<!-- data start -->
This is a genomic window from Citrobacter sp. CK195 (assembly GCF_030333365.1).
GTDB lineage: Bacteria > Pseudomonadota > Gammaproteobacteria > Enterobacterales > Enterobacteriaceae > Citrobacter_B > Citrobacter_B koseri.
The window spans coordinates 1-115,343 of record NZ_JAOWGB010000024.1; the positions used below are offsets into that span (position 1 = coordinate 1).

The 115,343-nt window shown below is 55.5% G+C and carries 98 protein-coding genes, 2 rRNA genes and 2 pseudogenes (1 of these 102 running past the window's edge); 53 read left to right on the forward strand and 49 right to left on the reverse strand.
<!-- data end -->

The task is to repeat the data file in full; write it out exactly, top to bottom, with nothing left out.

This is a genomic window from Citrobacter sp. CK195 (assembly GCF_030333365.1).
GTDB lineage: Bacteria > Pseudomonadota > Gammaproteobacteria > Enterobacterales > Enterobacteriaceae > Citrobacter_B > Citrobacter_B koseri.
The window spans coordinates 1-115,343 of record NZ_JAOWGB010000024.1; the positions used below are offsets into that span (position 1 = coordinate 1).

The 115,343-nt window shown below is 55.5% G+C and carries 98 protein-coding genes, 2 rRNA genes and 2 pseudogenes (1 of these 102 running past the window's edge); 53 read left to right on the forward strand and 49 right to left on the reverse strand.